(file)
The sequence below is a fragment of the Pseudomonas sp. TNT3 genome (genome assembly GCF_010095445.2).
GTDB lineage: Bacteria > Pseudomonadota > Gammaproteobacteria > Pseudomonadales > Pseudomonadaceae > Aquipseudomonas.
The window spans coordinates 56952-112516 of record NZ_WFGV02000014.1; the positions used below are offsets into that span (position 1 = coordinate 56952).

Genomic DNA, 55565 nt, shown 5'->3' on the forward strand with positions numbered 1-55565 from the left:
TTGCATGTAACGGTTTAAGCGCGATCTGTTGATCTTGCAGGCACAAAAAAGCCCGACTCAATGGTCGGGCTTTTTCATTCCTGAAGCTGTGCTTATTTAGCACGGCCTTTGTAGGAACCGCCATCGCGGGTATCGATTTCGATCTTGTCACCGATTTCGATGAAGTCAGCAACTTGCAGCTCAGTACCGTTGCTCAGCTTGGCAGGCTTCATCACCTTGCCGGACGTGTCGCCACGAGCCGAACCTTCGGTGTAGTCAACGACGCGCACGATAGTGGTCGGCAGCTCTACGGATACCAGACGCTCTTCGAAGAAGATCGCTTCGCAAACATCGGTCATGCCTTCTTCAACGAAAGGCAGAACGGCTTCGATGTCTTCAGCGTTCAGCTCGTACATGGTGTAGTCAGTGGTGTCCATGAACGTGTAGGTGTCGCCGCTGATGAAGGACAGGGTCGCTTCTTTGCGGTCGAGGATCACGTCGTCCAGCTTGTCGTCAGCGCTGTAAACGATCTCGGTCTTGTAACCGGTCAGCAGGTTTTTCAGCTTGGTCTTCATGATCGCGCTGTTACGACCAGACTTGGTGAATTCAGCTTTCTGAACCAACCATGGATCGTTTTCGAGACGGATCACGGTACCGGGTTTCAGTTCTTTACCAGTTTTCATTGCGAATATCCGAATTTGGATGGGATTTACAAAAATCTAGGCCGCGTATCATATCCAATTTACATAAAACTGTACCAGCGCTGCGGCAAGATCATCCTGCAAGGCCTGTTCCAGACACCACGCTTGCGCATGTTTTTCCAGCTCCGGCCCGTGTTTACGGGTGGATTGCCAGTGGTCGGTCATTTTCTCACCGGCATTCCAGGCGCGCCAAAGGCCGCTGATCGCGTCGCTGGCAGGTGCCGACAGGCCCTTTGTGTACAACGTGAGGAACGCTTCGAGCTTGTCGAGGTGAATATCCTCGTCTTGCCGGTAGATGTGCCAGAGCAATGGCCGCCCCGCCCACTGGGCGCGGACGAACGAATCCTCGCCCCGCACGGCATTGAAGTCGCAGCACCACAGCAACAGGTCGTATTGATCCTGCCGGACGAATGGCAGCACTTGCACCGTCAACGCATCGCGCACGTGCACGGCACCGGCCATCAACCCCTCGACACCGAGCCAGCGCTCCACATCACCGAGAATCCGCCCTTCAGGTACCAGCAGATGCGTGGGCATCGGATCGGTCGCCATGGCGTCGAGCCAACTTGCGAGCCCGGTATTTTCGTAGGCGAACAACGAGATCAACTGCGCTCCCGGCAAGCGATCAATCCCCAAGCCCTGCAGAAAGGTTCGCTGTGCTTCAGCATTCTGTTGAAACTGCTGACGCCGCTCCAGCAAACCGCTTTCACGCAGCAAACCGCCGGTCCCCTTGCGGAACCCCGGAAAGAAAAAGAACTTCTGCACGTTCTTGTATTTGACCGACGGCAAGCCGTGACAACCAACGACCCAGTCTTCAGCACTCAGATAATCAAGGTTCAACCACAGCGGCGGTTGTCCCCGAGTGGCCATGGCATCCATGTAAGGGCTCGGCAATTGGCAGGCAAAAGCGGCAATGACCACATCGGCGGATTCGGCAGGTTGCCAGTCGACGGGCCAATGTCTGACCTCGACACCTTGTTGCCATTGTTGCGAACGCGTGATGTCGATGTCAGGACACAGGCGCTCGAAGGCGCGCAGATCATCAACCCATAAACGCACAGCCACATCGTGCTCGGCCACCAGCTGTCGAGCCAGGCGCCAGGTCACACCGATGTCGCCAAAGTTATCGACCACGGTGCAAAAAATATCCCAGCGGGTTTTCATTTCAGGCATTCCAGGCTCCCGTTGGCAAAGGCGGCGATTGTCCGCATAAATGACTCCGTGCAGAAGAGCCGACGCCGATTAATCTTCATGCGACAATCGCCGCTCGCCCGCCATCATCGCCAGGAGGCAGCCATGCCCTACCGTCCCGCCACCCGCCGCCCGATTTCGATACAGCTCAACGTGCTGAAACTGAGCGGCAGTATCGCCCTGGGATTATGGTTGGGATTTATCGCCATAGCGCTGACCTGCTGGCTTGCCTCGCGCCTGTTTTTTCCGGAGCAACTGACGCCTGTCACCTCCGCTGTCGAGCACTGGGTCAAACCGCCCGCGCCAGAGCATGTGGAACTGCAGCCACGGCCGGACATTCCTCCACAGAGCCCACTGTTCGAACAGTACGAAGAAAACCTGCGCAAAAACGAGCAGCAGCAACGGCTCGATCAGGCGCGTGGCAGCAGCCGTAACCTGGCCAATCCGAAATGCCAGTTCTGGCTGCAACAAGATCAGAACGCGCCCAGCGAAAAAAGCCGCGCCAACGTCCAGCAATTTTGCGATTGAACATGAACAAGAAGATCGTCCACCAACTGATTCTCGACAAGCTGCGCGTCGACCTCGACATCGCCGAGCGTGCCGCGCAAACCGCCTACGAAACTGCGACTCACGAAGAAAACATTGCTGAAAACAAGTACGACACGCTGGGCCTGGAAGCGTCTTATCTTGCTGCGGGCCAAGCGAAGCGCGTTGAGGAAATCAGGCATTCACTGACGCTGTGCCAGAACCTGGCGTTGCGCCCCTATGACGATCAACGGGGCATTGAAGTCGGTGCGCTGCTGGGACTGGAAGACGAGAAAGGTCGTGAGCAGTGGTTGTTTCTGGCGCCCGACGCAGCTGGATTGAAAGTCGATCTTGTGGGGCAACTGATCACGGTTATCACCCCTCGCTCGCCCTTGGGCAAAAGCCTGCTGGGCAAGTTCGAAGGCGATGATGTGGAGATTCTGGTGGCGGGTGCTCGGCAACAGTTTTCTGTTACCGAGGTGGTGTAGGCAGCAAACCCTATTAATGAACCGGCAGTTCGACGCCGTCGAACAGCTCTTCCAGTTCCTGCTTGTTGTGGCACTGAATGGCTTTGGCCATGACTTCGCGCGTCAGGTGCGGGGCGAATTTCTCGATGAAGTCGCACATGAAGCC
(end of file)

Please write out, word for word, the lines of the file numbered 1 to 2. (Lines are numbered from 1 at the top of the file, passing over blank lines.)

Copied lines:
The sequence below is a fragment of the Pseudomonas sp. TNT3 genome (genome assembly GCF_010095445.2).
GTDB lineage: Bacteria > Pseudomonadota > Gammaproteobacteria > Pseudomonadales > Pseudomonadaceae > Aquipseudomonas.